Traders in running battles with police over market closure
By Nathan Ochunge
| March 20th 2020
Traders at Lubao Market woke up to a rude shock yesterday after they were turned away by the police and county askaris from the place of trade.
The traders had arrived early in the morning at the dog market as usual ready to transact before they were denied entry into the open-air market by security personnel.
Governor Wycliffe Oparanya had earlier ordered the closure of all open-air markets across the 12 sub-counties in a bid to control the spread of the coronavirus.
Officers who were deployed to enforce the directive by the county chief had a hard time containing the traders who had become agitated by the move to eject them.
When diplomacy failed, the police and county askaris resorted to force and dispersed the agitated traders who forced to flee to safety.
“We were not given any notice that we should not come to the market. Today is a market day and this is the day we make most sales. What does coronavirus have to do with our business?” asked a second-hand clothes dealer.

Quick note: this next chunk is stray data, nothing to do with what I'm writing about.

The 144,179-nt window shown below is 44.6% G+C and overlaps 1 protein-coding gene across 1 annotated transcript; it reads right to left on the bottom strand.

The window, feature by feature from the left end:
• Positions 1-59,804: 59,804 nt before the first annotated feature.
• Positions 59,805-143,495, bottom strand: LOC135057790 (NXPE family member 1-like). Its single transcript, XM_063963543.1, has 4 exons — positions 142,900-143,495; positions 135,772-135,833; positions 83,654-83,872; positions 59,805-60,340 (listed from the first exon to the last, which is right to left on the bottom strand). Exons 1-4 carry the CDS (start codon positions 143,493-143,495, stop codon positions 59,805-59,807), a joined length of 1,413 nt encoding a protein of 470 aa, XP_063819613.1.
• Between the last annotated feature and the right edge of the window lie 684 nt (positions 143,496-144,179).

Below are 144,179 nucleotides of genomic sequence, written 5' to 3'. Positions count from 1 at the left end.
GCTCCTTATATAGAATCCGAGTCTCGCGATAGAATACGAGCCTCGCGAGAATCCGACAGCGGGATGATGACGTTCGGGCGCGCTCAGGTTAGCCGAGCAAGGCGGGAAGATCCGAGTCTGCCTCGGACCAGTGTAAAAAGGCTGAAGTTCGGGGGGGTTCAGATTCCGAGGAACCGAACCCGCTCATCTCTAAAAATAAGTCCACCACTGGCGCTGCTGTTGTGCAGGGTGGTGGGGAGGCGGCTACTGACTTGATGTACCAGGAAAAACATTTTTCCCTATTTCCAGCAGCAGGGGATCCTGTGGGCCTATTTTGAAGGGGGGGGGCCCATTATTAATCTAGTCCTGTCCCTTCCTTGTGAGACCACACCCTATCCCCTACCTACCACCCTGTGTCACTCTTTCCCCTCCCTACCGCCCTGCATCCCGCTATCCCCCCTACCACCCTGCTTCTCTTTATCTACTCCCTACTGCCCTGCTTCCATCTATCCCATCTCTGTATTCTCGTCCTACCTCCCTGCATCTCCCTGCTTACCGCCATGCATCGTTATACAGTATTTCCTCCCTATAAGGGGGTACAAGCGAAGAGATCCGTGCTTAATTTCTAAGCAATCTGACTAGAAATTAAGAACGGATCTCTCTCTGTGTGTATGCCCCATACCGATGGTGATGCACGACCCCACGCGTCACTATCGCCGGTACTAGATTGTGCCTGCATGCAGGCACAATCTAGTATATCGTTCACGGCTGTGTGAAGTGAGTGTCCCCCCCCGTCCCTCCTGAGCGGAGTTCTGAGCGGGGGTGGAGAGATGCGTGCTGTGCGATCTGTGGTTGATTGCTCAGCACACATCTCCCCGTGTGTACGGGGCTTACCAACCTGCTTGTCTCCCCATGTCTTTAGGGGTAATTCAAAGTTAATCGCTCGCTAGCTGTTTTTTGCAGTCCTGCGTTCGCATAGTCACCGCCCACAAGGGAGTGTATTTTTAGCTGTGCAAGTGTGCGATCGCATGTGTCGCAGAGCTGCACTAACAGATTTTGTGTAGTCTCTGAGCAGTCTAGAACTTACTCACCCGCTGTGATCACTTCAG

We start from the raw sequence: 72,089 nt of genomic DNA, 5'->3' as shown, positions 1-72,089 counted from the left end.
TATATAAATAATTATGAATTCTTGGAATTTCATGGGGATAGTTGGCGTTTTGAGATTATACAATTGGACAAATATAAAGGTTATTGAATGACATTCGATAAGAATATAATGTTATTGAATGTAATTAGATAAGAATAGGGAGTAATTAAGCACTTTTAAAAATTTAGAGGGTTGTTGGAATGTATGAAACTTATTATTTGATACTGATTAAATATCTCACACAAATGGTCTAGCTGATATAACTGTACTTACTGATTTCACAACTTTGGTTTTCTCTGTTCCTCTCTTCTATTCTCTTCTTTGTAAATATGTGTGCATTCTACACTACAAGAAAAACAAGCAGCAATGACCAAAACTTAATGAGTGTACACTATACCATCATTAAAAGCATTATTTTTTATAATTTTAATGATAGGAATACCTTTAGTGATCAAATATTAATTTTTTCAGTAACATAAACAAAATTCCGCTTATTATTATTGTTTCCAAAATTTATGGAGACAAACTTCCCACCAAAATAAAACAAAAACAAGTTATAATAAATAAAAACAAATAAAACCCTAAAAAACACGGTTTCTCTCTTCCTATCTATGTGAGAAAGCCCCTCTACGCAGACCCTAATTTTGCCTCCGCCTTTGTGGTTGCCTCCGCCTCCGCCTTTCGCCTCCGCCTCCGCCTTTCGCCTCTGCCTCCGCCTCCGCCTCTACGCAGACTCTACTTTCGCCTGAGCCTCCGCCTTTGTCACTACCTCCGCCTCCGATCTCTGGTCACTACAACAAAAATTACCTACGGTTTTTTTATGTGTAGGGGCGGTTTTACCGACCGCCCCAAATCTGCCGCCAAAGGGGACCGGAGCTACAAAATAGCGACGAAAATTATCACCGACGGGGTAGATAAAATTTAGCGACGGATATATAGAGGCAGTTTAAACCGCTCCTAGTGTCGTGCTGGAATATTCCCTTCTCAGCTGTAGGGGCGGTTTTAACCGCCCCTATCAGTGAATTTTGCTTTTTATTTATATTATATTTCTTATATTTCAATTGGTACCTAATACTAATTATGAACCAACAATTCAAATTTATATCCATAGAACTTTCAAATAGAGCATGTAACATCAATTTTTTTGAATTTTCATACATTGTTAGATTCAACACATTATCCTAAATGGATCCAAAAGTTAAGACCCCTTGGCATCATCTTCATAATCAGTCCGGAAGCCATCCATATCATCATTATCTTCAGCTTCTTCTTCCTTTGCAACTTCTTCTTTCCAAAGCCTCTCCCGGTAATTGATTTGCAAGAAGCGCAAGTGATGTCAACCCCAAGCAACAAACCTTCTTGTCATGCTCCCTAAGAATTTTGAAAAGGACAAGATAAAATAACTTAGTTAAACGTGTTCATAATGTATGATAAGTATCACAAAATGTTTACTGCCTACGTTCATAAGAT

Another trader broke out in tears wondering how he will sustain his family as the market is the source of his livelihood.
“This is where we get money to support our families. The order to close the market should be revoked with immediate effect as those making the orders are not giving us food to feed our families,” said Moses.
After an hour standoff, the traders left the market. However, after the law enforcement offices had gone, the traders entered the market and resumed their businesses uninterrupted.
A spot check by The Standard revealed several markets in the county were going on as usual. It has also emerged that locals do not have information on why they are being told to keep off the markets as well as using sanitisers.
Meanwhile, Bungoma Governor Wangamati yesterday banned all market days in the county for the next 30 days as part of the efforts to stop the spread of coronavirus.
Wangamati who spoke at Mabanga Agricultural Training Centre in a joint security meeting with security officials from the national government ordered the closure of all open-air markets with immediate effect.
Wangamati also directed that the dead should be interred within 24 hours of their passing on. Further, those attending the burial ceremonies should be provided with running water and soap to wash their hands.
The governor also suspended all church functions including weddings, night prayers, and crusades.
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